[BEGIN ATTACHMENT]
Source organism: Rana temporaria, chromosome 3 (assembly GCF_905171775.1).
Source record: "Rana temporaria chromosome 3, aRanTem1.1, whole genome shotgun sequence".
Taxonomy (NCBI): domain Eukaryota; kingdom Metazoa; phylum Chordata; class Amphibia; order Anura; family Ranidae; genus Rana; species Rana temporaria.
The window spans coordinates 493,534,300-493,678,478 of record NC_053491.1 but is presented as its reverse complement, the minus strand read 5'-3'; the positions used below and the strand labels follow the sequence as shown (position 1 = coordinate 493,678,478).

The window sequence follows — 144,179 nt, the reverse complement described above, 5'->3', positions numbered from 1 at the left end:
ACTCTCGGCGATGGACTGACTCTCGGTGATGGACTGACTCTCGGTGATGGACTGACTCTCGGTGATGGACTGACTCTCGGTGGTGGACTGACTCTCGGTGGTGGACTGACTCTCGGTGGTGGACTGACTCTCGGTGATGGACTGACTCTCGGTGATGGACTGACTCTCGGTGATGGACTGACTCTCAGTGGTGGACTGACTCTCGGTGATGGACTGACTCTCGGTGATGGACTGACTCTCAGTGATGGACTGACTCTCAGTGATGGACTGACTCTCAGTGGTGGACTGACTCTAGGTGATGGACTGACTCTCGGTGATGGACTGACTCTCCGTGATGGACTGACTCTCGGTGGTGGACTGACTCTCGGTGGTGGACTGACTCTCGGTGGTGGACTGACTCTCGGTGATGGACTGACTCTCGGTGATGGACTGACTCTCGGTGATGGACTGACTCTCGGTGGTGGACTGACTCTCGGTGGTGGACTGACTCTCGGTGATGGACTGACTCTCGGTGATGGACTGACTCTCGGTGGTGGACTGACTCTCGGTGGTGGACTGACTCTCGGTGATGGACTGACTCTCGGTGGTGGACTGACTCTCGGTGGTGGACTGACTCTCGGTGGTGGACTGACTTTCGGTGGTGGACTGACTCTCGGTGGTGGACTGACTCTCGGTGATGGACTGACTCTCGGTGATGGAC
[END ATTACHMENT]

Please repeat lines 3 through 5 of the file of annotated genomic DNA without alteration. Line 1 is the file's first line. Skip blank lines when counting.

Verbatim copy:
Taxonomy (NCBI): domain Eukaryota; kingdom Metazoa; phylum Chordata; class Amphibia; order Anura; family Ranidae; genus Rana; species Rana temporaria.
The window spans coordinates 493,534,300-493,678,478 of record NC_053491.1 but is presented as its reverse complement, the minus strand read 5'-3'; the positions used below and the strand labels follow the sequence as shown (position 1 = coordinate 493,678,478).

The window sequence follows — 144,179 nt, the reverse complement described above, 5'->3', positions numbered from 1 at the left end: